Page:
April 22, 2017
fascinate (verb)
\FASS-uh-nayt\ Hear it!
What does it mean?
1 : to grip the attention of especially so as to take away the power to move, act, or think for oneself2 : to attract and hold by charming qualities
How do you use it?
"Aside from the sheer numbers of people, what struck me most were the many ways people dressed, along with the great variety of colors to their clothing, colors I had never seen before, nor could even name. . . . Though all but overwhelmed by what I saw, I was fascinated." (Avi, _Crispin: The Cross of Lead_)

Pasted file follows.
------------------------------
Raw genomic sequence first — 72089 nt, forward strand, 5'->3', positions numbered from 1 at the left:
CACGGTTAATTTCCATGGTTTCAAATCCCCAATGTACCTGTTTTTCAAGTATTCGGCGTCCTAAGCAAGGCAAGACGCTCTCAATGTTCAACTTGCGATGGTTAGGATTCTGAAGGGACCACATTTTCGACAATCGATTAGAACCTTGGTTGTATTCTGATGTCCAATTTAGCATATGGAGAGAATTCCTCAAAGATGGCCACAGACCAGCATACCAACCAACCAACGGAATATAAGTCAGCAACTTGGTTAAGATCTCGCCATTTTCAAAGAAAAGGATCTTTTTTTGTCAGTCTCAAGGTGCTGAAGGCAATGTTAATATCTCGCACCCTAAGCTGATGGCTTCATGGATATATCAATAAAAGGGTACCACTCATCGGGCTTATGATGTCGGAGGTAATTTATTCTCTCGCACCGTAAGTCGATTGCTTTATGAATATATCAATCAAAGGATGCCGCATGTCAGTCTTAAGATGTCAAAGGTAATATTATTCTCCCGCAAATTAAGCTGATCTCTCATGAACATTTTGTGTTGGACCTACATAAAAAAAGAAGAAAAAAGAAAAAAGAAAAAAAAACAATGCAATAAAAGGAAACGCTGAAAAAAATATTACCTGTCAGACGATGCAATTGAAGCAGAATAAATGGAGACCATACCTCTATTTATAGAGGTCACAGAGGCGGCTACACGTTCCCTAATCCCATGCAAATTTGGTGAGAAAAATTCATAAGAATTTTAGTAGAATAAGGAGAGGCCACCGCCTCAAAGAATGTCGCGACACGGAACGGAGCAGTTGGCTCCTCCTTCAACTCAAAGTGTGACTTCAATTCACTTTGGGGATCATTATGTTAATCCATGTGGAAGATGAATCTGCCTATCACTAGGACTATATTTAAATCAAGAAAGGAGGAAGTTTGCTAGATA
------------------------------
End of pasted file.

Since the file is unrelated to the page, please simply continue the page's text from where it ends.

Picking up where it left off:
Are you a word wiz?

"Fascinate" comes to English from the Latin root word "fascinum." What does "fascinum" mean?

If you chose B, you're right! The Latin ancestor of "fascinate," "fascinum," means "evil spell," and the earliest use of "fascinate" in English meant "to cast a spell on" or "to bewitch." The earliest known appearance of this sense in print dates to the late 1500s. Like many English words, however, "fascinate" has mellowed with age. As time went on, "fascinate" lost its magic and came to refer to being held powerlessly transfixed by something. Later, its meaning softened again to mean more simply "to hold the attention of someone." Today, "fascinate" can also mean "to attract someone by charming qualities."
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